The Ohio State University Wexner Medical Center gives you many reasons to sleep well at night
Between seven and nine hours of sleep are needed each night for most adults, according to sleep experts. Sleep disorders cause “sleep debt” that can result in serious consequences: vehicular crashes and increased risk for heart attack, stroke and obesity to name a few.
Nearly 40 million American men and women suffer from sleep disorders, according to the National Sleep Foundation. One of the most common is sleep apnea, a breathing disorder characterized by brief but repetitive interruptions of breathing during sleep. It may be an underlying cause of heart disease. Researchers believe lack of oxygen during sleep apnea can cause an increase in blood pressure, which can stress your heart and increase the amount of sugar in your blood. Sleep apnea can worsen existing cardiovascular disease.
Some signs of sleep disorder are:
- Difficulty falling asleep, waking up and not being able to fall back asleep
- Excessive daytime sleepiness or falling asleep at inappropriate times
- Snoring that interrupts breathing or wakes you up
- Waking feeling unrefreshed
The dream team at OSU Wexner Medical Center
Our ENT and sleep subspecialists work together with other specialists to provide you with a targeted diagnosis and safe, effective treatment. In fact, the sleep medicine and cardiology researchers at Ohio State’s Wexner Medical Center were the first to evaluate the impact of common sleep disorders on heart failure patients.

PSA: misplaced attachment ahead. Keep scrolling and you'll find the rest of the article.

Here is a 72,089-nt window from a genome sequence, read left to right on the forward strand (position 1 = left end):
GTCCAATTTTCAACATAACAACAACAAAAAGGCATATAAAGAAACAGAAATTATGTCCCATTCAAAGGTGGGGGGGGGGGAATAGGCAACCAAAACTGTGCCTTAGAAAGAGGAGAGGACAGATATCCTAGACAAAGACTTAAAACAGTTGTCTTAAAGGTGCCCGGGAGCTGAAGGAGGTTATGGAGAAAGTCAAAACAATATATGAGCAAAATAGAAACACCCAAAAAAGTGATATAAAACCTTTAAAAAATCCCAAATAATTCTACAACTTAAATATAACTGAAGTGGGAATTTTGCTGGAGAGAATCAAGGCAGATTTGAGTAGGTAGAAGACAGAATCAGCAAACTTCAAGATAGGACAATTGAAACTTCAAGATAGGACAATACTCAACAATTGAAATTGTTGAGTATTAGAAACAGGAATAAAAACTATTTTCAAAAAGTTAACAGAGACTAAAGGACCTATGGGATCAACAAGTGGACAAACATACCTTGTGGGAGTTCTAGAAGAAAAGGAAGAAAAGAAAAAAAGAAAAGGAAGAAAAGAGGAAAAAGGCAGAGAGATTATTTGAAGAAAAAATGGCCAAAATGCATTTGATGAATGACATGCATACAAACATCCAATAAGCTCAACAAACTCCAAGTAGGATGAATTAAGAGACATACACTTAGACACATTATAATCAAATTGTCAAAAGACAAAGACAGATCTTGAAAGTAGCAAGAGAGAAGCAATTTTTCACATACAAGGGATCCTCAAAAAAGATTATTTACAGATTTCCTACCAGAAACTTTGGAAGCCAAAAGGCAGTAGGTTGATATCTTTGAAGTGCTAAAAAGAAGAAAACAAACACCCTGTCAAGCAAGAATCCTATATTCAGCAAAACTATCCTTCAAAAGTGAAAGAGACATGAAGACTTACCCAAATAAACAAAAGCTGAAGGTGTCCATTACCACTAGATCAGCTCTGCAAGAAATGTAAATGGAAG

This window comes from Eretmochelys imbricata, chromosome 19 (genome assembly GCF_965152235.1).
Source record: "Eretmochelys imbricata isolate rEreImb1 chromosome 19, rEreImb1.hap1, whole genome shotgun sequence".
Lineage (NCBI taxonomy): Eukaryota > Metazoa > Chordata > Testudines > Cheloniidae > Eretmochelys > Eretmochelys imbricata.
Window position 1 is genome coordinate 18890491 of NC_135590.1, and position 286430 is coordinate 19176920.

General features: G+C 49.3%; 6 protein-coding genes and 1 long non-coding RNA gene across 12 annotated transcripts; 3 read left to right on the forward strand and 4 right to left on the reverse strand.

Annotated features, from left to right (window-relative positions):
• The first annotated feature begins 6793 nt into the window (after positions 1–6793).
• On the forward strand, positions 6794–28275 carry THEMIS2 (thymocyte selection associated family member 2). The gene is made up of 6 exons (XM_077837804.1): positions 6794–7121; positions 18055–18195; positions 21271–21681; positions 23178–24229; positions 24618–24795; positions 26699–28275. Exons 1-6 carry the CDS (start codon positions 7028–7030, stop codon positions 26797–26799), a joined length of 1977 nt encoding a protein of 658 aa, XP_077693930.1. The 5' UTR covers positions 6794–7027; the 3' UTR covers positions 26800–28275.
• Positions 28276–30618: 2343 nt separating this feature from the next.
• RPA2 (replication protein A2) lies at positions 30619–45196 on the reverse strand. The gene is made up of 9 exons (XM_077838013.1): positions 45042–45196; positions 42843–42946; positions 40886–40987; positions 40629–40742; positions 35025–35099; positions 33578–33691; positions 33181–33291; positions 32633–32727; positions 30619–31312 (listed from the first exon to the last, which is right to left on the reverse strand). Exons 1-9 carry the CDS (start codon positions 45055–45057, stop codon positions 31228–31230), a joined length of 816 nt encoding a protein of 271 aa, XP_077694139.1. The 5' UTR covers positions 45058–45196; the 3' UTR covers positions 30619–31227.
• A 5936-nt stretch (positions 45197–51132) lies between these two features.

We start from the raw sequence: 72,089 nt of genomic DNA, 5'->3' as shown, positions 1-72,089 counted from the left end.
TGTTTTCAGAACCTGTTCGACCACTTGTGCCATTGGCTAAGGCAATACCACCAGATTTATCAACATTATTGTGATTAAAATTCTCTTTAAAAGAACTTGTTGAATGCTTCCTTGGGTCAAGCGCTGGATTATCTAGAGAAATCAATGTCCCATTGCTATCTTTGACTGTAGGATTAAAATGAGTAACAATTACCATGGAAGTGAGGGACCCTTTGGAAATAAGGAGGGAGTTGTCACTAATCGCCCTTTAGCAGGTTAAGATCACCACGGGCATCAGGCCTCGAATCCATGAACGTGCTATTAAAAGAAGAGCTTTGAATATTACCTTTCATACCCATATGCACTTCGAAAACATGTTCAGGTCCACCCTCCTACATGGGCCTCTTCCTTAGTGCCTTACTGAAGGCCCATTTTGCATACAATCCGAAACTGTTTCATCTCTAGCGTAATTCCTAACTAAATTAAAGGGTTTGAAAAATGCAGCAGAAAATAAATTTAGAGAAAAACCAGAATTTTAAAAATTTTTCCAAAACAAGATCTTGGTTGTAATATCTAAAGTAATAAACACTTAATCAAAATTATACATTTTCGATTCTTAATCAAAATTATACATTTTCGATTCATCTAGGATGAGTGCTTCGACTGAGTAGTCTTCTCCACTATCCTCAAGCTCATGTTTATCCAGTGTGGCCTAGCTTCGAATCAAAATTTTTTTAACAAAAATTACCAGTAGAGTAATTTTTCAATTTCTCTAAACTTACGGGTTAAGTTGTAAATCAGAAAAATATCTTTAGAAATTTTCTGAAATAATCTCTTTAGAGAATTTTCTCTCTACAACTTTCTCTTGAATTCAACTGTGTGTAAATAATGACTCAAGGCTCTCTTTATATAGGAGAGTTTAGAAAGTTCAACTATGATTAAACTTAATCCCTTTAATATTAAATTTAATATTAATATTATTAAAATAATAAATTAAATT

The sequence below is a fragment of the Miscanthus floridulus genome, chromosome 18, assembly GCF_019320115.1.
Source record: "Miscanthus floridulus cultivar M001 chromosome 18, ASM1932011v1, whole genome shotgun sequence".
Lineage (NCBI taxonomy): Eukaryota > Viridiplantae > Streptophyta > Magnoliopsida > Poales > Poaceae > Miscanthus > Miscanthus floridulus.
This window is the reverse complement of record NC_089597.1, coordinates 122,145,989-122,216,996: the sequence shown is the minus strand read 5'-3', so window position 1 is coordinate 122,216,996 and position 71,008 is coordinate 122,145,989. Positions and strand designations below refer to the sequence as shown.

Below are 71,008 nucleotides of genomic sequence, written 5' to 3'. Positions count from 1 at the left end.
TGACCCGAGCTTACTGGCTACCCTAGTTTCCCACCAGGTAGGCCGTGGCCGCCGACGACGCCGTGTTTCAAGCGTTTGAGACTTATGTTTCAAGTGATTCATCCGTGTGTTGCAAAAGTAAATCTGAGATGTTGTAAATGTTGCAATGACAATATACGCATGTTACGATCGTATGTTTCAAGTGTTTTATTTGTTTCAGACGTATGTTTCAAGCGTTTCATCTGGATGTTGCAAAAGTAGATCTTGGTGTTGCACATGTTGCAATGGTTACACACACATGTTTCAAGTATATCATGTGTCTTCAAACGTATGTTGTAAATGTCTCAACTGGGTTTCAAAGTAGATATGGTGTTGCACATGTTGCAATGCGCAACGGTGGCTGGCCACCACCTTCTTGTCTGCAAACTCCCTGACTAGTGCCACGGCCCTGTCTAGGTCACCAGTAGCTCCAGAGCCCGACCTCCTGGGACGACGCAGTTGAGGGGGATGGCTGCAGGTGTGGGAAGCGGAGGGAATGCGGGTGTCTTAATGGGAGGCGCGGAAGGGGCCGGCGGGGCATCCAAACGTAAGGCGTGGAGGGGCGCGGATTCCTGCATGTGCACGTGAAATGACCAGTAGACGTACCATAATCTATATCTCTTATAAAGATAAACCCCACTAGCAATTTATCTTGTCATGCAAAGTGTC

We work together to improve your quality of life.
The difference being an academic medical institution makes
Since OSU Wexner Medical Center is an academic medical institution, the latest research, technology and procedures are often more immediately available to our patients. We offer treatments from noninvasive to relatively simple sleep improvement procedures, like removal of tonsils, to the latest FDA-approved technology. The hypoglossal nerve stimulator – an implantable pacemaker for the hypoglossal nerve (nerve that is associated with the tongue) – syncs a pulse with every breath taken at night to prevent the tongue from blocking airways in the sleep apnea patient. It is soon to be available at OSU Wexner Medical Center.
OSU Wexner Medical Center is recognized by U.S.News & World Report as one of the nation’s best hospitals for care of the ear, nose and throat.